What barriers might hinder the success of your project and how do you plan to overcome them?
In France, there aren’t any mandatory obligations such as in the US to work with small businesses, and especially with diverse suppliers - unfortunately we don't have any small business act! Consequently, this is both an inconvenient and an advantage: an inconvenient because of, as we noticed, Corporations are changing their practices because of legal modification; they want to manage risk. This prevents us from a fast growth. But at the same time, we have to spend time and involve every business unit within the company, which leads us to another external obstacle: time. It implies a long-term process to shift from the current paradigm to another, especially in the corporate world. What’s more, it takes time to have real success-stories: for instance the first contract an entrepreneur won with KPMG was after the third trial. It’s because the company
trusts us that it eventually worked out. The entrepreneur is now a regular supplier and won contracts from other corporate partners. Indeed, we need to convince them that we are creating real shared-value, as defined recently by M.Porter (The big Idea: creating Share value, HBR, January 2011). This is part of our commitment. Furthermore, a program like Adive stirs up a lot of questions, that’s why one of the biggest internal obstacles is that we have to manage the expectations of all stakeholders with few people - 5 persons are working full-time on the project.
Tell us about your partnerships
We have partnerships with think tanks (sustainable procurement initiatives, …) that aims to change the current business practices of corporate France. We have indeed an influence on the current business world. We have also nurtured partnerships with organisations “on the field” (i.e: organisations that seed, foster entrepreneurship activity in disadvantaged area). We have currently more than fifty partnerships so far. We have a partnership for instance with a French MFI to help their beneficiairies grow their business and to have more impact. We are trying also to radically change mindsets and regards about disadvantaged areas - that's why we had been leading the first major national survey about entrepreneurship in disadvantaged areas, carrying out by a major French polling organisation in November 2010.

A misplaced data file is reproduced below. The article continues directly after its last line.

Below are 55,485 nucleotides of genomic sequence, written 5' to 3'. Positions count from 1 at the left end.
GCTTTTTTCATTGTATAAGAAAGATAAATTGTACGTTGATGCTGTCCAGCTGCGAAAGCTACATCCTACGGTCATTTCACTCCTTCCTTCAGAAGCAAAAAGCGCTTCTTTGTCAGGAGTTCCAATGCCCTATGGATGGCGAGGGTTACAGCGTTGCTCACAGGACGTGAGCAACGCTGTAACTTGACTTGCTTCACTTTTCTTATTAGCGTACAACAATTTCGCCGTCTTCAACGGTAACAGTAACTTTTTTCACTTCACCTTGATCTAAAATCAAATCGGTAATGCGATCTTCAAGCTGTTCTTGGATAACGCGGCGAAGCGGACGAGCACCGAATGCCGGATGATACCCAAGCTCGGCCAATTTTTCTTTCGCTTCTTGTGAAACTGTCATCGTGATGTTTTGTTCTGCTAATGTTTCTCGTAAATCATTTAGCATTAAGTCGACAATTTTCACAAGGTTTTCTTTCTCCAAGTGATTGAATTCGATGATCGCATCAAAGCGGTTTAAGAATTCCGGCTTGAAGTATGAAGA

We want to foster partnerships we have with public institutions (2 at this time) so that we can truly have a political impact and put our subject – diversity in entrepreneurship – on the agenda.
We have also sustainable partnerships with social entrepreneurship-related organisations (we are supported by Echoing Green and Ashoka) in order to exchange about good practises in the field.
ADIVE wants to increase and facilitate business opportunities between its entrepreneurs and corporations. That’s the reason why, Adive was partnering with a top business school to implement tuition-free training program dedicated to entrepreneurs whose activity are in a disadvantaged area – at the same time we are working on business cases to drive innovation and commitment from large corporations.
Explain your selections
We plan to be financially independent by the beginning of 2013. We have an hybrid business model, public and private funded, including a three years contract with corporations we are working with. Half of our budget directly comes from our revenue model (large corporations' fees) and 25% come from foundations; the other 25% from national government. We are considered as an expert in diversity in entrepreneurship and entrepreneurship in disadvantaged areas, that's why national government is supporting us. Our strategy is oriented towards self-sustainability with a fully integrated sustainable procurement program. We will be entirely privately founded. There are currently in France more than 500 companies with 2000 employees and more. The market is really huge: we have a lot of potential business partners down the road.
All these partnership allow us to be financially independent, drive social innovation in the mainstream economy - companies spend annually more billions of euros through procurement - and to have a political impact and benefit from the expertise of social entrepreneurship-related organisations. We built our Social Return On Investments (SROI) approach thanks to this kind of partnership.
How do you plan to strengthen your project in the next three years?
We have to maintain our core activity (matchmaking, « on-field visit, workshops…) and go beyond: we have to work with additional corporations and qualify more entrepreneurs. Furthermore, We plan to improve and update our current web platform this year; this is the most strategic investment we have to make – and also the most expensive one. We have to spread confidence in order to foster economical exchanges between Buyers and entrepreneurs. Furthermore, we are working on thescale-up (national expansion by 2012).
Over the next 12 months, we plan to find new and secure public funds, but our main priority is to find new corporate partners - we are currently in an advanced negotiation level with several top French corporations. New public funding will help us to develop research & development activity. Besides, we secure financing funds from our current corporate partners as well as a support from Ashoka for the next 3 years.
We are to be recognized as a leader in France on such topics as diversity in entrepreneurship, social entrepreneurship and diversity-oriented policies. This commitment will help us, as well as our updated platform, to drive new corporate partners, which is the backbone of our business strategy.